If you receive commission income, you can use it to qualify for a mortgage as long as the proper documentation is shared with your loan officer to verify the income. Before you begin your mortgage application, be sure to gather:
- Two years worth of W-2s from your employer
- Your most recent pay stub
- One commission check from your employer
The documents above help your lenders verify that your commission income is consistent and will continue in the future. Income verification is an essential part of the mortgage qualification process because a lender must be able to confirm that you have the necessary funds to support your new monthly mortgage payment.
If you’ve recently accepted a new role with a commission-based salary, there are loan programs available (Fannie Mae and FHA) that will accept less than two-years worth of commission-based income. Check out our blog post titled, “Buying a Home With Under 2 Years of Commission Income” to learn more about this alternative option.
Each loan program has different guidelines for using commission-based income for mortgage qualification. The requirements for some of our loan program options are shared below:
Loan Program Guidelines for Commission Income
To qualify with commission income, the borrower must provide copies of signed tax returns for the last two years and their most recent pay stub.
Commission income must be averaged over the previous two years. When we look at the two-year history, the goal is to verify that there’s a stable history year-over-year.
A borrower whose commission income was received for more than one year, but less than two years may be considered favorably if the underwriter can document the likelihood that the income will continue and soundly rationalize accepting the commission income.
- Unreimbursed business expenses must be subtracted from gross income.
- A commissioned borrower is one who receives more than 25% of his/her
annual income from commissions.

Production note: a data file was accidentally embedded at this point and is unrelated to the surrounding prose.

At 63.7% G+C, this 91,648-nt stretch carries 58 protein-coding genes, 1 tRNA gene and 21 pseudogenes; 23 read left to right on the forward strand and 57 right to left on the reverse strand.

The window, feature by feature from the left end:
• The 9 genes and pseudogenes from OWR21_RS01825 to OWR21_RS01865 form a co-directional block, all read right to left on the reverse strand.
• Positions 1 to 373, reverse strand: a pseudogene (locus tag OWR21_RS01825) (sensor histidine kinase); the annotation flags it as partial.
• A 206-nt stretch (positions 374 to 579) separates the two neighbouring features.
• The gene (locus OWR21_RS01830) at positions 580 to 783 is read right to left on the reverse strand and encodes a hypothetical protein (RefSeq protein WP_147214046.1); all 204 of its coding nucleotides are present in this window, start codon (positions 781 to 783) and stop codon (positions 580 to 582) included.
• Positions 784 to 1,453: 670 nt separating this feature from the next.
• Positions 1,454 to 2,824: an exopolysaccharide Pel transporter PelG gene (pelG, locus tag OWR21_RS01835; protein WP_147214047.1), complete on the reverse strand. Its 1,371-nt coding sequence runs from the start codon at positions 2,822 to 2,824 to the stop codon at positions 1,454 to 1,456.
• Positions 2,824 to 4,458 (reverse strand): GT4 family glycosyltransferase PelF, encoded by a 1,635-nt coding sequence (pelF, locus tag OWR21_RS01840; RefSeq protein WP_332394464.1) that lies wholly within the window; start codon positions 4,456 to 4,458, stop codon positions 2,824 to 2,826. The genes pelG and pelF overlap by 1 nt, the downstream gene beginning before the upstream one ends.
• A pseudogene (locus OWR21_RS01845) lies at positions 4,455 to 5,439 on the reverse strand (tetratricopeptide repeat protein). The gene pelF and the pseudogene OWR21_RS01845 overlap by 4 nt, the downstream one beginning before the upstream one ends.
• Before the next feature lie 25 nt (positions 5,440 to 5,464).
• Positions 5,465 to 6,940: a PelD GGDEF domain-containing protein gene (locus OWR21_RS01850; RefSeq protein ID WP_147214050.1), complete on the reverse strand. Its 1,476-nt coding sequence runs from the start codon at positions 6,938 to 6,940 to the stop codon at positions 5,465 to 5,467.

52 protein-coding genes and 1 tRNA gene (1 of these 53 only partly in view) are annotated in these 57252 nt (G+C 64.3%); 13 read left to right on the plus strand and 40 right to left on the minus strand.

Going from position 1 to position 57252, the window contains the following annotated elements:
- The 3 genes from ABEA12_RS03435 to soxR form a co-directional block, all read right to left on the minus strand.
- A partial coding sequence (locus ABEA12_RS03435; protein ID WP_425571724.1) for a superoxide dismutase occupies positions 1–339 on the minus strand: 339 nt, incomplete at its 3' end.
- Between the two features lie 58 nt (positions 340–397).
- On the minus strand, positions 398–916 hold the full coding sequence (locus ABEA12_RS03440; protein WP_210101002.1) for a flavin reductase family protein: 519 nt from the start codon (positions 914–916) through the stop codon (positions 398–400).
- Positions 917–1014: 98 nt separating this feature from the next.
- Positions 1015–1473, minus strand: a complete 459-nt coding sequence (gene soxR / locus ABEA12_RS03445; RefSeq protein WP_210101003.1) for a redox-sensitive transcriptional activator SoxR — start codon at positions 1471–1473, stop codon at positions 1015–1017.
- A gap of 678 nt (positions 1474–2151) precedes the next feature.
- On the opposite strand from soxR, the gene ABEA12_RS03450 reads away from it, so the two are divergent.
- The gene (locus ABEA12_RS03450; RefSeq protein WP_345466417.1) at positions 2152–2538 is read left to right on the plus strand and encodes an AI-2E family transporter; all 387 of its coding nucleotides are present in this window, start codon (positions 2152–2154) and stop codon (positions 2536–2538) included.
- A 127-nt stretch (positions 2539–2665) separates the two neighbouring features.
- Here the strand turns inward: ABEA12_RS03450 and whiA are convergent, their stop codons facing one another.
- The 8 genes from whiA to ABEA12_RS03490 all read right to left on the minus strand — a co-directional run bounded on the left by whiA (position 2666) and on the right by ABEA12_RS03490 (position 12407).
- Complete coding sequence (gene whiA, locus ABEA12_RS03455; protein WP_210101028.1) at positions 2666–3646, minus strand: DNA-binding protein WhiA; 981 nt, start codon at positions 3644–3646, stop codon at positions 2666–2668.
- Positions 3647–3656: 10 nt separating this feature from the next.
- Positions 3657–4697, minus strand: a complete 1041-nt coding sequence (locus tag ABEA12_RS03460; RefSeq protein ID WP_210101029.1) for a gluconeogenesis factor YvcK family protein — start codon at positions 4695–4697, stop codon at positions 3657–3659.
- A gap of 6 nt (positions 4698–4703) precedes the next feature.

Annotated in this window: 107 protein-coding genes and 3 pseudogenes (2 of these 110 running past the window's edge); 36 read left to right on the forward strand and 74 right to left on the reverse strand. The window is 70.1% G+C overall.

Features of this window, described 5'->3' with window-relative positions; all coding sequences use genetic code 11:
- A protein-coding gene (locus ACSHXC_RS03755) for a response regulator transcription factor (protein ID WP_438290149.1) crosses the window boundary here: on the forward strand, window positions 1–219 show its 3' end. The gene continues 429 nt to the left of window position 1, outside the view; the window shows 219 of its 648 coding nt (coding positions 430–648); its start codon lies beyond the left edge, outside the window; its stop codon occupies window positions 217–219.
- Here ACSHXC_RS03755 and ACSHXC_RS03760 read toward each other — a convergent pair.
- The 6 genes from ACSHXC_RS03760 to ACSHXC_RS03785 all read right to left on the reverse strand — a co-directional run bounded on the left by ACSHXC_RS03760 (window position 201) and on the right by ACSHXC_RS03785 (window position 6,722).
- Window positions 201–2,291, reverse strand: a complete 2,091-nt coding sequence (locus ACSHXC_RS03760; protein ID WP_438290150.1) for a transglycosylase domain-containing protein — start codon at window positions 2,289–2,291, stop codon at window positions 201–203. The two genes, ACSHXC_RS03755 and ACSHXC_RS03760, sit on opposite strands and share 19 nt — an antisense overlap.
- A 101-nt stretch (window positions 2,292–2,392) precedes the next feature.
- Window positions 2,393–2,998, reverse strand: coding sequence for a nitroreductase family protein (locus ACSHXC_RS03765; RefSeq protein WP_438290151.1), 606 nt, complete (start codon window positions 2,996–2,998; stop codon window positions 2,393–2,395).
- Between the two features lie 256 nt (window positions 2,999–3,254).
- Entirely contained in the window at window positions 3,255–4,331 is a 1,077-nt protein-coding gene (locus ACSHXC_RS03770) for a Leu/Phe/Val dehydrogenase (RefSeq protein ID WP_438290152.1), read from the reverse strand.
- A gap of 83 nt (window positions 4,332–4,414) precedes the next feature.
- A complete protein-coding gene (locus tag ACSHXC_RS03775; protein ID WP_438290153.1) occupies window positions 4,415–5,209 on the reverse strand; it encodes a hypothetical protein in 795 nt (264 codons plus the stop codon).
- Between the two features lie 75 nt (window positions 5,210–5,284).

- A tax transcript obtained directly from the Internal Revenue Service (IRS)
may be used in lieu of signed tax returns, and the cost of the transcript may
be charged to the borrower.
Source: HUD 4155.1 4.D.2.g
Conventional Loan – Fannie Mae
A minimum history of 2 years of commission income is recommended; however, commission income that has been received for 12 to 24 months may be considered as acceptable income, as long as there are positive factors to reasonably offset the shorter income history.
One of the following must be obtained to document commission income:
Source: Fannie Mae Selling Guide – B3-3.1-04, Commission Income (12/04/2018)
Conventional Loan – Freddie Mac
- Two consecutive years of commission-based income (must be likely to continue for at least the next three years)
- YTD paystub(s) documenting all YTD earnings, W-2 forms for the most recent two calendar years and a 10-day PCV or
- Written verification of employment (VOE) documenting all YTD earnings and the earnings for the most recent two calendar years and a 10-day PCV
Verify commission income by obtaining the VOE or other written verification
which provides the following:
- the actual amount of commissions paid year-to-date,
- the basis for payments (salary plus commission, straight commission, or
draws against commission, or other), and
- when commissions are paid bi-weekly, monthly, quarterly,
semiannually, annually, or other.
- individual income tax returns, signed and dated, plus all applicable
schedules for the previous 2 years (or additional periods if needed to
demonstrate a satisfactory earnings record).
The Bottom Line
All in all, commission-based income requires a few extra steps for verification. If you’ve earned at least two years of commission-based income and a strong financial history, you should be on your way to mortgage approval.
If you have less than two years of commission-based income, it is still possible to qualify with the right loan program and other qualifying factors. Before ruling out any options, be sure to consult with a loan officer to see what steps are necessary to make your dream of homeownership a reality.